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The last few months have demonstrated just how much of our daily lives can be lived in the comfort of our homes: from remote working, to virtual pub drinks and, of course, shopping.
In the US, TikTok and Levi’s have just released the first findings of their commercial partnership, which included the use of a ‘shop now’ button in platforms.
Making purchases from within social platforms is an increasingly popular channel for consumers, helped by the one-in-four British businesses which had enabled this by the end of last year.
However, Britain is still playing catch-up. This level is nowhere near the global average of 45% of sales which is purchased through social media, according to PayPal data earlier this year. But given the social lockdowns, it’s become a normal retail customer experience that the only interaction we have with a brand before an order arrives on our doorstep is via social media.
Once destinations for interacting with family and friends, social media platforms have added marketplaces and become another shop-front for brands. Social media platforms are now creating opportunities for businesses to convert consumers’ browsing behaviours into frictionless shopping experiences. By integrating ‘buy’ and ‘checkout’ functions, consumers can now make purchases directly through Facebook, Instagram or Pinterest, creating new ways for them to take immediate action on purchase intents and interact directly with brands, in real-time.
However, as immediate communication and instant service becomes the norm across all industries, freight, transportation and distribution businesses need to adapt to keep up. BluJay research indicates that 61% of supply chain professionals believe that delivering an enhanced customer experience is now the main driver for supply chain innovation, over reducing costs. This means understanding the shift in consumer behaviour, being aware of advancements in e-commerce and service provision and knowing how to leverage these changes to achieve a competitive advantage.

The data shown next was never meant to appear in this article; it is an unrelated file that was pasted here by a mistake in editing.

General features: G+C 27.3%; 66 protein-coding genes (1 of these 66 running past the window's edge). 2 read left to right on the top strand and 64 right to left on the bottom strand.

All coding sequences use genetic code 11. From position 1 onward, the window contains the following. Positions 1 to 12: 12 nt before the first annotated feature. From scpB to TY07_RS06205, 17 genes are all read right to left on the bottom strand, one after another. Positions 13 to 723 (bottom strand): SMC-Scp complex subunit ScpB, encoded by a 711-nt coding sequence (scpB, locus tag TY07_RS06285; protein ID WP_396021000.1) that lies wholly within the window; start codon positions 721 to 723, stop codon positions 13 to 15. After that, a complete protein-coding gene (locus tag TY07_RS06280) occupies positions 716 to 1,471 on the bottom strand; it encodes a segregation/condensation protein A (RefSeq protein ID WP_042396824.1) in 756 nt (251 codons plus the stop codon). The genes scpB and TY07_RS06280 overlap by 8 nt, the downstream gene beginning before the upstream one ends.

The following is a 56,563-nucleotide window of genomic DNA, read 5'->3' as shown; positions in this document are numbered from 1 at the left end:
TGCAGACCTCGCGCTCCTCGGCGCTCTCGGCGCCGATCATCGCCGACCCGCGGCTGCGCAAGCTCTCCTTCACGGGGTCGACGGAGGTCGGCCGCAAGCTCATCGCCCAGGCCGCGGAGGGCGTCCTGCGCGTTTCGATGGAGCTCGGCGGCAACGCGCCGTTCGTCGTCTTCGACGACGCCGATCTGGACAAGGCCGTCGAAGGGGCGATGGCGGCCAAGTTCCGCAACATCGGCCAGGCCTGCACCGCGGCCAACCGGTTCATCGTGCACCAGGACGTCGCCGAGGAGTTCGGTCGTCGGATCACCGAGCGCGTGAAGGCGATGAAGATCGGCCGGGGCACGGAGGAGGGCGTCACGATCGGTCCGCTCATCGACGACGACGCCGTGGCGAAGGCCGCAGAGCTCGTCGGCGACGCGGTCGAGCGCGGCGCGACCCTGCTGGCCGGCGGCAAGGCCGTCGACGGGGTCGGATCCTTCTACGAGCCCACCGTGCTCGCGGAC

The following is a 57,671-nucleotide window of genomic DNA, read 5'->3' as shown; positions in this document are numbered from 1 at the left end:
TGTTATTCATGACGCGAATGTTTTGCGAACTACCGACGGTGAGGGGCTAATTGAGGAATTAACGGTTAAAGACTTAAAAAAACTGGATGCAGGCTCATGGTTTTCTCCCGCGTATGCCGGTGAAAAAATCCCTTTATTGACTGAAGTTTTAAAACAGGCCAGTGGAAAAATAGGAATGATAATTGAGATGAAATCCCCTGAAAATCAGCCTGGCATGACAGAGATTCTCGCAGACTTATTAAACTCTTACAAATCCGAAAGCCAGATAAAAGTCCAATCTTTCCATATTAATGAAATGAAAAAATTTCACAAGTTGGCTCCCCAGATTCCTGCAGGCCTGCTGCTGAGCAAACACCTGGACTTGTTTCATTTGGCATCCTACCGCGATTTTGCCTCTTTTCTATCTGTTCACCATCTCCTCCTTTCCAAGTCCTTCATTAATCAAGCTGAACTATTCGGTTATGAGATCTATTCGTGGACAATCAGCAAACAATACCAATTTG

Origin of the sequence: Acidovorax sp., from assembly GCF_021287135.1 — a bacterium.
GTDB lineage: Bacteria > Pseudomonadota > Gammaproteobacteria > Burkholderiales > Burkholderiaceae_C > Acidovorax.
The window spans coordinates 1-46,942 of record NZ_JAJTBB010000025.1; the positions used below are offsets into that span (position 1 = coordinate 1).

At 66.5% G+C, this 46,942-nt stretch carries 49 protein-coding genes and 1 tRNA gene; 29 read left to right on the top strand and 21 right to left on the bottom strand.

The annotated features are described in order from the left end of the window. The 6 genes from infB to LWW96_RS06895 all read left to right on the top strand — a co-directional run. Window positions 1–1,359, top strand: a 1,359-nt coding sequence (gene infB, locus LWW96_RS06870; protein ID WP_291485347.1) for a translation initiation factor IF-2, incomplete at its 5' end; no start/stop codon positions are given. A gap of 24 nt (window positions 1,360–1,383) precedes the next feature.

New ways to shop
Consumer attitudes and preferences have changed dramatically over the past five years. Alongside advancements in mobile technology, consumers have embraced immediate communication and now expect instant customer service. UK businesses have a huge opportunity to capitalise upon the impending boom, with 8.4m British consumers already shopping via social media. With a fifth of those already taking part in social commerce weekly, this proportion looks set to rise, along with the average monthly spend of £71.
Consumers are seeking new ways to engage with brands using technology, with younger generations leading the social commerce charge. According to the Global Web Index report, the adoption of social commerce is particularly high among generation Z and millennials, with 60% more inclined to make a purchase on a social platform when given the opportunity. Buy now, pay later schemes like Klarna also give customers even easier ways to purchase products at a time of their choosing.
Transforming delivery on the last mile
Social commerce is about offering a fast, easy and frictionless end-to-end experience. Unfortunately, one of the less considered components of this revolution is how supply chains need to evolve to meet the expectation for seamless, speedy delivery.